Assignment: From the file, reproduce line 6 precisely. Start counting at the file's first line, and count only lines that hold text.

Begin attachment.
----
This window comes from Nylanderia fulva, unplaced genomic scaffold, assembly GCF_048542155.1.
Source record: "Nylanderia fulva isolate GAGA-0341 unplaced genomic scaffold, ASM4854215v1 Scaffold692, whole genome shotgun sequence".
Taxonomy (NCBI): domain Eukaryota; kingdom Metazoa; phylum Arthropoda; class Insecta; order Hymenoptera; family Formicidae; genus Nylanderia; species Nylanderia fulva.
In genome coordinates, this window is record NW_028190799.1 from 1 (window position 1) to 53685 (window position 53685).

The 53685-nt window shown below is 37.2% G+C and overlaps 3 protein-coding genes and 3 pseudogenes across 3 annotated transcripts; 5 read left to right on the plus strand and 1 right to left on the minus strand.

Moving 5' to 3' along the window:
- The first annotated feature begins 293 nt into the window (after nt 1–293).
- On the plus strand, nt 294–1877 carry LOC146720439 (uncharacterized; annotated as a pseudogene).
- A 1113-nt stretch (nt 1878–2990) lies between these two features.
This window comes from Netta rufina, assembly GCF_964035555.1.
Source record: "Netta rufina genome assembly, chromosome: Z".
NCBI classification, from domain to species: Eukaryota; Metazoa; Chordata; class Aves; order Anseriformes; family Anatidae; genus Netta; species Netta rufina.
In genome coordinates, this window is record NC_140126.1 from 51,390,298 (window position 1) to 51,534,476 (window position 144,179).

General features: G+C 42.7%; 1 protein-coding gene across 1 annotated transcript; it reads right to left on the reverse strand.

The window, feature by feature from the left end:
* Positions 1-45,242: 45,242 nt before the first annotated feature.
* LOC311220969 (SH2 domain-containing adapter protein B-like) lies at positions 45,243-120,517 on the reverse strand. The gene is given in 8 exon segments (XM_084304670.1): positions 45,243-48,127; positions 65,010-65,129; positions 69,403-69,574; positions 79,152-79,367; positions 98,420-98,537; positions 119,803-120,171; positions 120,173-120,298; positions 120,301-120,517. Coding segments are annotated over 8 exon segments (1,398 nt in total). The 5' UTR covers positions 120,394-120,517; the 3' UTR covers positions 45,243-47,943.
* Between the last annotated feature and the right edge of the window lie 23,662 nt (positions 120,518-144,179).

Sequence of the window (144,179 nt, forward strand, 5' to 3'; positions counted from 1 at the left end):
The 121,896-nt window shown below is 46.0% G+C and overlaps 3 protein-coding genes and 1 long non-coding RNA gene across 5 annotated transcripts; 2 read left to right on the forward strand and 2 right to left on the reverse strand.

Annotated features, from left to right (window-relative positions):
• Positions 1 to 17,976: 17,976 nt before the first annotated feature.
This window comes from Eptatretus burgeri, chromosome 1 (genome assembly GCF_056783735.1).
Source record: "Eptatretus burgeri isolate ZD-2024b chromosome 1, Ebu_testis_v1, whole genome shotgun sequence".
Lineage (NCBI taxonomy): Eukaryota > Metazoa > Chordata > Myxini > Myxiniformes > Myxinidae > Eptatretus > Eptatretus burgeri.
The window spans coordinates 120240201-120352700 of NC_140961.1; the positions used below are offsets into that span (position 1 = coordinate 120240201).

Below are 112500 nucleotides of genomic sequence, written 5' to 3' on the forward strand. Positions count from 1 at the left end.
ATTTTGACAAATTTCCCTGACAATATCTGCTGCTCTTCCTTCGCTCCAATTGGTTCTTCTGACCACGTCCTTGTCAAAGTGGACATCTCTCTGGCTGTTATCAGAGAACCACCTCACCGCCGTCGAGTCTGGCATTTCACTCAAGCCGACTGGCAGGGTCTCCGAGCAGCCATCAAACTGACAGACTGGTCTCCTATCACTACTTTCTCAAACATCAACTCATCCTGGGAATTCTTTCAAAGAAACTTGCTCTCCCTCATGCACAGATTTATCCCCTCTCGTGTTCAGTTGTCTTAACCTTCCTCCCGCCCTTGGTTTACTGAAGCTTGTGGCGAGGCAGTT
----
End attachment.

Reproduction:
Moving 5' to 3' along the window: